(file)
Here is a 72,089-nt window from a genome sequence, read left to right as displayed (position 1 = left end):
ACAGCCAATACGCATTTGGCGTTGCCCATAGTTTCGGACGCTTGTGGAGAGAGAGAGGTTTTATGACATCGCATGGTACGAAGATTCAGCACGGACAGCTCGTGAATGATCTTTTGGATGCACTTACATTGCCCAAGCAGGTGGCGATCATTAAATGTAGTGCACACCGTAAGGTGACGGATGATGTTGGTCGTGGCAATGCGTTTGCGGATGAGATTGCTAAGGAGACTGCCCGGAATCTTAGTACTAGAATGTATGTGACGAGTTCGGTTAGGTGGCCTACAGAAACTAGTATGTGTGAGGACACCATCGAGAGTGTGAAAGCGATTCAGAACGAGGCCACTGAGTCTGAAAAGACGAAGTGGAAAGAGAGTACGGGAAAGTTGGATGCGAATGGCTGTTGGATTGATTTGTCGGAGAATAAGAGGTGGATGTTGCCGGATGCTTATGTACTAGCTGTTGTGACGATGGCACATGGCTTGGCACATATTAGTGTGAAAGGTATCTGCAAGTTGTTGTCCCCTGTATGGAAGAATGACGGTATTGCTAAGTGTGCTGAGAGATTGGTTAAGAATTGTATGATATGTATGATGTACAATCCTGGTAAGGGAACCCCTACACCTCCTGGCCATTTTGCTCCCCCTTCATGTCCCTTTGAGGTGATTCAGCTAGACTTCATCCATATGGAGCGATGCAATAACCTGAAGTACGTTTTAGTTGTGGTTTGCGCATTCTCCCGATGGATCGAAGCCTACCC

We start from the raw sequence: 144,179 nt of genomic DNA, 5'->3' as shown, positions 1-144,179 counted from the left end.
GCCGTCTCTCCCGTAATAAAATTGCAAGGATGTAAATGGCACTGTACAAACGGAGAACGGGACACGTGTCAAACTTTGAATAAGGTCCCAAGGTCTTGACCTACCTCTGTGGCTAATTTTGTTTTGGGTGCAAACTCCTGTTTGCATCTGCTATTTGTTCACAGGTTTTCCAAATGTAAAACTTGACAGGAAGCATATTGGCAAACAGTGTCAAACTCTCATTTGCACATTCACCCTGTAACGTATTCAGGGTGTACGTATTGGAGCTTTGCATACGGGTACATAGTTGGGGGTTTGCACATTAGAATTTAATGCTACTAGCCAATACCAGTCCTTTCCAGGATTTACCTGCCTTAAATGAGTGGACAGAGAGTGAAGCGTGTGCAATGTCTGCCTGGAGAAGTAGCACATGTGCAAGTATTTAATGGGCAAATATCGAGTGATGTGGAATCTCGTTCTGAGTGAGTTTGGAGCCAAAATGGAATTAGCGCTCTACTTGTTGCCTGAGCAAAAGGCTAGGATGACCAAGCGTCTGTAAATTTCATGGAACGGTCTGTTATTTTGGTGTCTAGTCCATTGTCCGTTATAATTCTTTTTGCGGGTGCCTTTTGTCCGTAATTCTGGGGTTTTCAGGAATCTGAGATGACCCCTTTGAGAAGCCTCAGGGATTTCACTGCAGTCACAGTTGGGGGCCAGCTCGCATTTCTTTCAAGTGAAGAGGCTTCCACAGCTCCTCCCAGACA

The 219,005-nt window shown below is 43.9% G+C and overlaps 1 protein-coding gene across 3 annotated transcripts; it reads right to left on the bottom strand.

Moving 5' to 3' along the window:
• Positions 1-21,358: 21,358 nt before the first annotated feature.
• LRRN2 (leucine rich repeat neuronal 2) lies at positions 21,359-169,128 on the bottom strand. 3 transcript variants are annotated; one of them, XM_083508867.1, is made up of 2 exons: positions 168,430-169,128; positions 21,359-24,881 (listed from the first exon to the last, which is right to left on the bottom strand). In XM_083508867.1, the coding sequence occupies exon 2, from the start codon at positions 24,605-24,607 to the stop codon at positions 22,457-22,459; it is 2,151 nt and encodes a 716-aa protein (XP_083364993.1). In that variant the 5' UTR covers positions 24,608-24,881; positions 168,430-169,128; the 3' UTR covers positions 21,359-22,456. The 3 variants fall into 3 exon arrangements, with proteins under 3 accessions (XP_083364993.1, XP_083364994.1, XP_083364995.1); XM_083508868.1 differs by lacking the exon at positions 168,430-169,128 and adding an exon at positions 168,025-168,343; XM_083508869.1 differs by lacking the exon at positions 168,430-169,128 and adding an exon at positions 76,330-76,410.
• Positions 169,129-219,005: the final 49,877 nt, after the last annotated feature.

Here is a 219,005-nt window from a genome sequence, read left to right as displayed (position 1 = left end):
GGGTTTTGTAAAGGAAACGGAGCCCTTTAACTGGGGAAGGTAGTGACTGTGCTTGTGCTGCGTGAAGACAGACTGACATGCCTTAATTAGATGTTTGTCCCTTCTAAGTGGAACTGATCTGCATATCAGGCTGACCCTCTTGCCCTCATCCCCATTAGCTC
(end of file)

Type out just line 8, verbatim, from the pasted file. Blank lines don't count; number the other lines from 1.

• LRRN2 (leucine rich repeat neuronal 2) lies at positions 21,359-169,128 on the bottom strand. 3 transcript variants are annotated; one of them, XM_083508867.1, is made up of 2 exons: positions 168,430-169,128; positions 21,359-24,881 (listed from the first exon to the last, which is right to left on the bottom strand). In XM_083508867.1, the coding sequence occupies exon 2, from the start codon at positions 24,605-24,607 to the stop codon at positions 22,457-22,459; it is 2,151 nt and encodes a 716-aa protein (XP_083364993.1). In that variant the 5' UTR covers positions 24,608-24,881; positions 168,430-169,128; the 3' UTR covers positions 21,359-22,456. The 3 variants fall into 3 exon arrangements, with proteins under 3 accessions (XP_083364993.1, XP_083364994.1, XP_083364995.1); XM_083508868.1 differs by lacking the exon at positions 168,430-169,128 and adding an exon at positions 168,025-168,343; XM_083508869.1 differs by lacking the exon at positions 168,430-169,128 and adding an exon at positions 76,330-76,410.